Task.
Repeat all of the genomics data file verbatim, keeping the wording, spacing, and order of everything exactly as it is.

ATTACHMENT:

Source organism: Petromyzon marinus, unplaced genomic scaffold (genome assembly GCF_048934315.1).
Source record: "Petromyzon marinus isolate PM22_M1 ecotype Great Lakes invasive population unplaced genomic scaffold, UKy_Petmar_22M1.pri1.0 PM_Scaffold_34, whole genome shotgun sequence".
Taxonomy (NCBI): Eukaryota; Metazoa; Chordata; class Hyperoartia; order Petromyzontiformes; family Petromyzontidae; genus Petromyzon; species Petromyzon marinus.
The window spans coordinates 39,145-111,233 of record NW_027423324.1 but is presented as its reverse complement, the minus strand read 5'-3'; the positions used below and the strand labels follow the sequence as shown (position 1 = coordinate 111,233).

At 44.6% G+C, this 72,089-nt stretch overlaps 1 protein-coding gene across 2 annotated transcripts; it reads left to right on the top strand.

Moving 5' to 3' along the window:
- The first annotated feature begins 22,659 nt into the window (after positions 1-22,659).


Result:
Source organism: Petromyzon marinus, unplaced genomic scaffold (genome assembly GCF_048934315.1).
Source record: "Petromyzon marinus isolate PM22_M1 ecotype Great Lakes invasive population unplaced genomic scaffold, UKy_Petmar_22M1.pri1.0 PM_Scaffold_34, whole genome shotgun sequence".
Taxonomy (NCBI): Eukaryota; Metazoa; Chordata; class Hyperoartia; order Petromyzontiformes; family Petromyzontidae; genus Petromyzon; species Petromyzon marinus.
The window spans coordinates 39,145-111,233 of record NW_027423324.1 but is presented as its reverse complement, the minus strand read 5'-3'; the positions used below and the strand labels follow the sequence as shown (position 1 = coordinate 111,233).

At 44.6% G+C, this 72,089-nt stretch overlaps 1 protein-coding gene across 2 annotated transcripts; it reads left to right on the top strand.

Moving 5' to 3' along the window:
- The first annotated feature begins 22,659 nt into the window (after positions 1-22,659).